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Stakeholders to retrieve Anambra erosion site

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By Timothy Akintola

Stakeholders plan to reclaim precarious erosion site in Urunnebo, Anambra state.

Huge concerns have been expressed over the deterioration of lands in Anambra State, where gully Erosion has affected over 70 percent of the landmass in the state, whilst also threatening the lives and properties of the residents in the affected areas. The state’s Commissioner for Environment, Engineer Felix Odumegwu recently raised this concern at the Nigeria Erosion and Watershed Management Project (NEWMAP) -Implementation Completion and Result Report Mission (ICRM), where he advised of the current situation of this site as intensely precarious, stating that the erosion sites across the state have been put at over 1000, by the state’s Minister of Works.

He further maintained that while the state has the second highest population in Nigeria, it continues to face existential menaces due to the land-threatening cases of erosion. Statistically, Anambra state possesses the most active numbers of erosion cases in the country. Most of these erosion cases are reported to be mostly caused by man-induced activities that has made the soil really weak and susceptible. While there had been previous experiments at curbing these erosion cases, it focused hugely on the post-erosion management which were procured after lands had been destroyed. The Minister however pleaded with stakeholders to also help in curbing this menace.

Climate change, one of the issues to cause environmental degradation.

However, stakeholders have stepped up attempts to reclaim the erosion site around Urunnebo, Enugwu-Ukwu community of the state by planting numerous trees around the area. A measure has been established with the aim of salvaging this land-threatening menace, regarded as “Forest Restoration”, a project organized by the Nigerian Conservation Foundation (NCF) partnering with the Anambra State’s Ministry of Environment, Nigeria Erosion and Watershed Management Project (NEWMAP), as well as the Community Resource Management and Conservation Initiative (CRMCI). This project is also supported by ATC Nigeria Wireless Infrastructure Limited.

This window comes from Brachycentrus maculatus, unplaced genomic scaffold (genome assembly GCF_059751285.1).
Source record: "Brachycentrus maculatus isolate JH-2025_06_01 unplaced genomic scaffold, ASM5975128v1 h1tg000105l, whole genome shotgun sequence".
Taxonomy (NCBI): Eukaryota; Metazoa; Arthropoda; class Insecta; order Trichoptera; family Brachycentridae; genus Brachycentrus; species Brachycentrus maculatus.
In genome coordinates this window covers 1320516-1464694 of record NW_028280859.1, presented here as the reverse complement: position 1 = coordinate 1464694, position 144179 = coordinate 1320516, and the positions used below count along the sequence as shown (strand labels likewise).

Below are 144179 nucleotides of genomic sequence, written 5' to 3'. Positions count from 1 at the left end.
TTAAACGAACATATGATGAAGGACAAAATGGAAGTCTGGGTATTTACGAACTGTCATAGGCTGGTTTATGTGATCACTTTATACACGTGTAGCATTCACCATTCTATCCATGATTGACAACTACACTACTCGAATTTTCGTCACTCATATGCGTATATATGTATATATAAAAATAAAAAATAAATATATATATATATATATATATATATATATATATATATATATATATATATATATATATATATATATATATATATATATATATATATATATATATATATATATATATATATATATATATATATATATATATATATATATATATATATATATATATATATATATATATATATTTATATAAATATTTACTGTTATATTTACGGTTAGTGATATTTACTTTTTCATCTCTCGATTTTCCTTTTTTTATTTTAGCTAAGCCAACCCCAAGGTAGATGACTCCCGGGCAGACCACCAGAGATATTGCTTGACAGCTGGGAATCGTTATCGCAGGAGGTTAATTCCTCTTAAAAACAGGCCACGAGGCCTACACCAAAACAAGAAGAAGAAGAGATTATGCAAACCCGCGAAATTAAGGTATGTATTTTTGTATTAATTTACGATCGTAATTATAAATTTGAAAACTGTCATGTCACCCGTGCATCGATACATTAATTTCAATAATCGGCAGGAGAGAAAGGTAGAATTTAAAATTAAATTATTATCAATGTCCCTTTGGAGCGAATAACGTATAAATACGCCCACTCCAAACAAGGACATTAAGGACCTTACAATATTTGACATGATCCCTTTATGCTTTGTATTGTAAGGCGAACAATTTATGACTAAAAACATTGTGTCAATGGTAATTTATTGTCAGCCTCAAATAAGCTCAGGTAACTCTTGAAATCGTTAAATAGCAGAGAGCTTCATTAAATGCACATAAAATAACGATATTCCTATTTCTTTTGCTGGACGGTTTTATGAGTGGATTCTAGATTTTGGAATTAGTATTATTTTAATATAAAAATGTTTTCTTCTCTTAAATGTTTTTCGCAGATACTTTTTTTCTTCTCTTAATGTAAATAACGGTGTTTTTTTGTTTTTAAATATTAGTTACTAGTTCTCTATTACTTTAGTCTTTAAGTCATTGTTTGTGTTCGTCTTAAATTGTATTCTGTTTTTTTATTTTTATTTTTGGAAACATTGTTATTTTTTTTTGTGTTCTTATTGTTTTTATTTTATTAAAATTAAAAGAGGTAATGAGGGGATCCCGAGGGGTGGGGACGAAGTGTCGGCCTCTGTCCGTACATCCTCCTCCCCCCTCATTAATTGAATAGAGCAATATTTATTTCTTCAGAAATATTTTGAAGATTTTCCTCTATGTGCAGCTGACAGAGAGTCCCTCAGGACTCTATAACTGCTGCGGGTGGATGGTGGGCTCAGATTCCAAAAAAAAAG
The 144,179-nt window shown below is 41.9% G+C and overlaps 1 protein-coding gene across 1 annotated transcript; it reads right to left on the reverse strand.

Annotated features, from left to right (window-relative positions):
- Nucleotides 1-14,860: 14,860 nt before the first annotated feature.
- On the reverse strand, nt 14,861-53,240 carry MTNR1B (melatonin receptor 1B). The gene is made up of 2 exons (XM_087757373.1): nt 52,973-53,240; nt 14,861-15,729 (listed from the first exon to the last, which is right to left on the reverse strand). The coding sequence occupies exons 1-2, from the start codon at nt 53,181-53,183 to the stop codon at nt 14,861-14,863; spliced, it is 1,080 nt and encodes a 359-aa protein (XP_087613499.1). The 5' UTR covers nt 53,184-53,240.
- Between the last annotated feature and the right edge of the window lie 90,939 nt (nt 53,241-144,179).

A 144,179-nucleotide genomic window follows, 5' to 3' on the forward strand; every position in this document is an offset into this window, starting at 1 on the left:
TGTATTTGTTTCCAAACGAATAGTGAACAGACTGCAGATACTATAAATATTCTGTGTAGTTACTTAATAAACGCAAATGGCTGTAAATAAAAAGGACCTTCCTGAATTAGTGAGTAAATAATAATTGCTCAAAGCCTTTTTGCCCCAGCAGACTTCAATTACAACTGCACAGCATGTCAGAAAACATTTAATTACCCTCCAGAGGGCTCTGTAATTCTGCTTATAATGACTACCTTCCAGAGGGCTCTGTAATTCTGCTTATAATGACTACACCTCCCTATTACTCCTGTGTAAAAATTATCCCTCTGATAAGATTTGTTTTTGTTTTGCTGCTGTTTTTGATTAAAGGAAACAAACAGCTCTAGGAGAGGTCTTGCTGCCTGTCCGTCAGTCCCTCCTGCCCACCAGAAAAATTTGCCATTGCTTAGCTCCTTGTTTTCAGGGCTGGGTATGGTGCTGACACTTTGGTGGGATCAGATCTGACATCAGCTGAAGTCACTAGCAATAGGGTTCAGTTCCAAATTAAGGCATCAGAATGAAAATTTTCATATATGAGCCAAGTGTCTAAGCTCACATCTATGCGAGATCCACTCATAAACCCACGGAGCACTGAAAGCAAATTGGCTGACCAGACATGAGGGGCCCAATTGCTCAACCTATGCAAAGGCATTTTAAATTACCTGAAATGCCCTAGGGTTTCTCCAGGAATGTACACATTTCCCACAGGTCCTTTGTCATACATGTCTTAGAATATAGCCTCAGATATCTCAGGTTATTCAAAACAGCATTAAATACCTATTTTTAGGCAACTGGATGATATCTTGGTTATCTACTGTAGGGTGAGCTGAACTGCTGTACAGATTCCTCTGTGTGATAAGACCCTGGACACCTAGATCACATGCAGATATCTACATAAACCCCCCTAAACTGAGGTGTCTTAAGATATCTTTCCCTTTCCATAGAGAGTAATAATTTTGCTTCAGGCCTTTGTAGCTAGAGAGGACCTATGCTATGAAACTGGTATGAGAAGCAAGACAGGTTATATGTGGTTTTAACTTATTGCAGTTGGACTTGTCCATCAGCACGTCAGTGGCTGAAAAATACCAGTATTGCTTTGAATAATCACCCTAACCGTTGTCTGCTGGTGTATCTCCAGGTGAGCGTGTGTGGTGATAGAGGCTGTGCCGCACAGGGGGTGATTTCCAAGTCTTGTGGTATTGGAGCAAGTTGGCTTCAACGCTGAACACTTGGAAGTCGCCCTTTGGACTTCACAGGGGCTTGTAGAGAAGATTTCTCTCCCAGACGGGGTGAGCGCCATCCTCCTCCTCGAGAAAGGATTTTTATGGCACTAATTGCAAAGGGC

Reporting on the state of the Urunnebo, Enugwu-Ukwu site, NFC Programs Development Officer, Joshua Dazi, stated that the Climate Change was one basic issue that have recurrently caused Environmental Degradation in these communities, due to the fact that over 95 percent of the forest areas had been lost. The forest areas had been so immense in protecting the soil from natural and man-made activities that weakens the soil and cause it to run off velocity. He declared that the project was aimed at creating an awareness for people to understand the need for environmental restoration, as they work towards retrieving erosion-affected areas in the state.

Residents must help this problem by nursing and protecting trees.

He further asserted that the Forest Restoration project is set to commence with the plantation of over 3600 trees; 1000 trees at Urunnebo and the Nweni Icho site, projected to take about 2,600 trees. Numerous trees like the bread fruit, Melina, Pea and Udara are set to be planted along the erosion control channel. This is designed to help salvage the issue of recurrent erosions in these communities, as well as provide economic vibrancy in the state, as these economic trees will be accrued to serve Basic Needs like food, whilst also being sold for money.

Dazi, has however implored the residents to be helpful in this fight for reclaiming the erosion sites by nursing and protecting the trees, as it will extremely go a long way in saving the environments from impending erosion threats. With these trees, rainfalls which causes splash erosion will be intercepted and stopped. These trees will also help in the reduction of water in the soil by transpiration, where their roots bind the soil to sloping ground.

Trees will create important vegetation cover and needed erosion control.

Also, the President General of the Urunnebo community, Sir Greg Egenti commented that the erosions did cost so many residents their properties, with houses and structures intensely damaged or collapsed. He averred that the project to reclaim the erosion sites commenced in 2016, whilst also appreciating Anambra state government, world bank, NCF amongst others for their quotas towards salvaging this erosion menace. Professor Nnadube further commented that the planting of trees would create important vegetation cover and needed erosion control in these areas by conserving the soil. Mrs. Okeke, an ex executive member of the women wing in the community also recommended this effort, asserting that the trees will be hugely beneficial to the residents of these environments.


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